He decided to destroy all pieces of wreckage and rafts and gave the order to
open fire on the floating rafts. He thought that the rafts were a danger to
THE PELEUS TRIAL 5
him, first because they would show aeroplanes the exact spot of the sinking, and secondly because rafts at that time of the war, as was well-known, could be provided with modern signalling communication. When he opened fire there were no human beings to be seen on the rafts. He also ordered the throwing of hand grenades after he had realised that mere machine gun fire would not sink the rafts. He thought that the survivors had jumped out of the rafts. He further admitted that the Leading Engineer, Lenz, objected to the order. Lenz had said that he did not agree with it, but he, Eck, had told him that, despite everything, he thought it right and proper to destroy all traces.
It was clear to him, he went on, that all possibility of saving the survivors' lives had gone. He could not take the survivors on board the U-boat because it was against his orders. He was under the impression that the mood on board was rather depressed. He himself was in the same mood; consequently he said to the crew that with a heavy heart he had finally made the decision to destroy the remainder of the sunken ship.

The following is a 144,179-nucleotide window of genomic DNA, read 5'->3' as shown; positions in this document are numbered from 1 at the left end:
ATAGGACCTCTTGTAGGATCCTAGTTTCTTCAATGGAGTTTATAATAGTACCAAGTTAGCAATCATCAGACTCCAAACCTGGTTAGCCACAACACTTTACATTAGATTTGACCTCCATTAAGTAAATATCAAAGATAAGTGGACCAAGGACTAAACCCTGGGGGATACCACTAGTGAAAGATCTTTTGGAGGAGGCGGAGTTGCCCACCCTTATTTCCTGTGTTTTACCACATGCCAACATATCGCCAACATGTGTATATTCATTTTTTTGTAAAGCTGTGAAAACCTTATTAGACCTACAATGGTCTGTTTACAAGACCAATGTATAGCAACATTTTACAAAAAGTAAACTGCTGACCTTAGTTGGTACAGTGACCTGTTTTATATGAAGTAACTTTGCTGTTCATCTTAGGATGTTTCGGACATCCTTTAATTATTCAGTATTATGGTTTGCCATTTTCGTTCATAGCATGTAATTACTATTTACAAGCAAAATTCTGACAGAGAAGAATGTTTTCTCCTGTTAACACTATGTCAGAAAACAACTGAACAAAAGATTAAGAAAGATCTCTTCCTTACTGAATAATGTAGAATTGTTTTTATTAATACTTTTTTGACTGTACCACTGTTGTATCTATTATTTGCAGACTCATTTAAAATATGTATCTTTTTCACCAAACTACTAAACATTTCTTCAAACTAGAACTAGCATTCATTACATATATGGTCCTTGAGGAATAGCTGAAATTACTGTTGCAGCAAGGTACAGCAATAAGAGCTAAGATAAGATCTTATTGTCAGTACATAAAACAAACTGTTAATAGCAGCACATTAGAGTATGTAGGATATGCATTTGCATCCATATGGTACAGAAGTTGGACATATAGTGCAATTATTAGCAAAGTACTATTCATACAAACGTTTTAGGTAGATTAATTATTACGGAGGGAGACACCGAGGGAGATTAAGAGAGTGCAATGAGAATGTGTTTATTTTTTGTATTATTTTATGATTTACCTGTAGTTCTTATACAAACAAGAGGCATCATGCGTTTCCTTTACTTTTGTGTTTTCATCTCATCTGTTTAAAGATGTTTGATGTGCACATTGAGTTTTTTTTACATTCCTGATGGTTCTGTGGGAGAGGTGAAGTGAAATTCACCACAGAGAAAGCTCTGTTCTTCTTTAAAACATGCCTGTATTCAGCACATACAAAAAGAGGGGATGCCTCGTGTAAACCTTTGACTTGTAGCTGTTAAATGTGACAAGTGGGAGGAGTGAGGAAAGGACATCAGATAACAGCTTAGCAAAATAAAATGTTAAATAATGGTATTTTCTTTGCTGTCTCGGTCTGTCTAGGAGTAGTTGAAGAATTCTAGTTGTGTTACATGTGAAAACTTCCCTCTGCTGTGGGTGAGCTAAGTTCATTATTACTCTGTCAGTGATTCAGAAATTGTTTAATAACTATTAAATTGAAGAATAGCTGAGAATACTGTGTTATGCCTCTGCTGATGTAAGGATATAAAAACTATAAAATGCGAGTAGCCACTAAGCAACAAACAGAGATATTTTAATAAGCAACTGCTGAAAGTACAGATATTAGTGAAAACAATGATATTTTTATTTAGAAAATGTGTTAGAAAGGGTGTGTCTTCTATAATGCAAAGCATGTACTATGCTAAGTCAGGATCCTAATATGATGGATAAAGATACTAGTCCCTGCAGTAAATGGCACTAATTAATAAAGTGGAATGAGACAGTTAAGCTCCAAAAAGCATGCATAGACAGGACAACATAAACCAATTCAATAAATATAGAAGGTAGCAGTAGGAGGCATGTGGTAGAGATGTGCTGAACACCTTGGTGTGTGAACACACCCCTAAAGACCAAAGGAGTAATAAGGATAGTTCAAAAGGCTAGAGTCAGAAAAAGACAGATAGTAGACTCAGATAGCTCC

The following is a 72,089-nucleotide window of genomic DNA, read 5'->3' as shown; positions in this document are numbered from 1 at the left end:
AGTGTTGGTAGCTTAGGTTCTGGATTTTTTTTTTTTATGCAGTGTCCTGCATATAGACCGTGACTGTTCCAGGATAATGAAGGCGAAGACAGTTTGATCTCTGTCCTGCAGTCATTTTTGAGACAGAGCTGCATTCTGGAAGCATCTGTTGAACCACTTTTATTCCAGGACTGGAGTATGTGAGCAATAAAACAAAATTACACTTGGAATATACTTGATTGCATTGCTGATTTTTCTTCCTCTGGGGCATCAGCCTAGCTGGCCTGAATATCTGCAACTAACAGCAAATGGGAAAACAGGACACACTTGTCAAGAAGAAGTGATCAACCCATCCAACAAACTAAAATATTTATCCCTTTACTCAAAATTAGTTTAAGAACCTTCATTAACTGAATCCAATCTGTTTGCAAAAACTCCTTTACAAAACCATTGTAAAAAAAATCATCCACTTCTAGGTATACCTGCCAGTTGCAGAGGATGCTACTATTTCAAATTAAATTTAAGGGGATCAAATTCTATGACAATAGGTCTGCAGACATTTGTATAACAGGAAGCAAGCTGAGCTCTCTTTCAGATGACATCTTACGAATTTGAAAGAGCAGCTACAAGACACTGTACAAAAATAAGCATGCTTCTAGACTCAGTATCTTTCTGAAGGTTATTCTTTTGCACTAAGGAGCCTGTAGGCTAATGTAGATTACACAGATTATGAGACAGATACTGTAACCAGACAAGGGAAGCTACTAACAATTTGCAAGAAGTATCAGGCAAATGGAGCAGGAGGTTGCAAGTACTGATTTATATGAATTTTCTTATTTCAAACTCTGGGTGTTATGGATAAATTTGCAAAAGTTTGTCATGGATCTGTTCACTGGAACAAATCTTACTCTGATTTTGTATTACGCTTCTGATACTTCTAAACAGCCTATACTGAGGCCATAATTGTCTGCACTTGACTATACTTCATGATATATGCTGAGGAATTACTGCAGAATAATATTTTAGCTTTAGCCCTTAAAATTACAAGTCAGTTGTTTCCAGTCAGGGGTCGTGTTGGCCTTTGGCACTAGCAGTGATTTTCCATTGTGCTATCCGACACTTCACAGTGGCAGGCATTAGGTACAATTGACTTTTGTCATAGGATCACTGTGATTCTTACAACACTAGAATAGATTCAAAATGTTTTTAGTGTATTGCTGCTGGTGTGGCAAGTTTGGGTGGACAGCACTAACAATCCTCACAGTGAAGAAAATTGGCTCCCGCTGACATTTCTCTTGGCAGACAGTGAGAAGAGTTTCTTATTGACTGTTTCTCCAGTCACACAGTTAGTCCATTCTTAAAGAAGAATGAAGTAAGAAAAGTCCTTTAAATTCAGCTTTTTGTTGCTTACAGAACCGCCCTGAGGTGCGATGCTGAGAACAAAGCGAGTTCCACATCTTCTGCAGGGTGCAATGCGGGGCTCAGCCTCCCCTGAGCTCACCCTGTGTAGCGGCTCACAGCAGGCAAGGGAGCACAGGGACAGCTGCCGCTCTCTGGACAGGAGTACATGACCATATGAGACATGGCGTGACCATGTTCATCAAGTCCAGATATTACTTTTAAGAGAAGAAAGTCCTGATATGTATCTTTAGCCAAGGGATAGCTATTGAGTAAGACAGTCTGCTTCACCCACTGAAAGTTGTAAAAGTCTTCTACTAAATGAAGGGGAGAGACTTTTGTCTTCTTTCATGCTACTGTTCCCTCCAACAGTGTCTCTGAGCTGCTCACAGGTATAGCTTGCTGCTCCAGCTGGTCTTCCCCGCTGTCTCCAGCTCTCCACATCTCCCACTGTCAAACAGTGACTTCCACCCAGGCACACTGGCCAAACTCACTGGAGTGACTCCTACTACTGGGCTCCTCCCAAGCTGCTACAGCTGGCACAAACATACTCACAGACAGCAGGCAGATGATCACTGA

Eck referred to an alleged incident involving the German ship " Hartenstein," of which he had been told by two officers. After this boat had saved the lives of many survivors, it was located by an aeroplane. The boat showed the Red Cross sign and one of the survivors, a flying officer, had, with a signal lamp, given some signals to the aeroplane not to attack the boat because of the survivors being on board, including women. The plane left, and after a time it returned and attacked the boat, which was forced to unload the survivors again, in order to dive, and it survived only after sustaining some damage. This case, about which he had been told before the beginning of his voyage, showed him that on the enemy side military reasons came before human reasons, that is to say before the saving of the lives of survivors. For that reason, he thought his measures justified.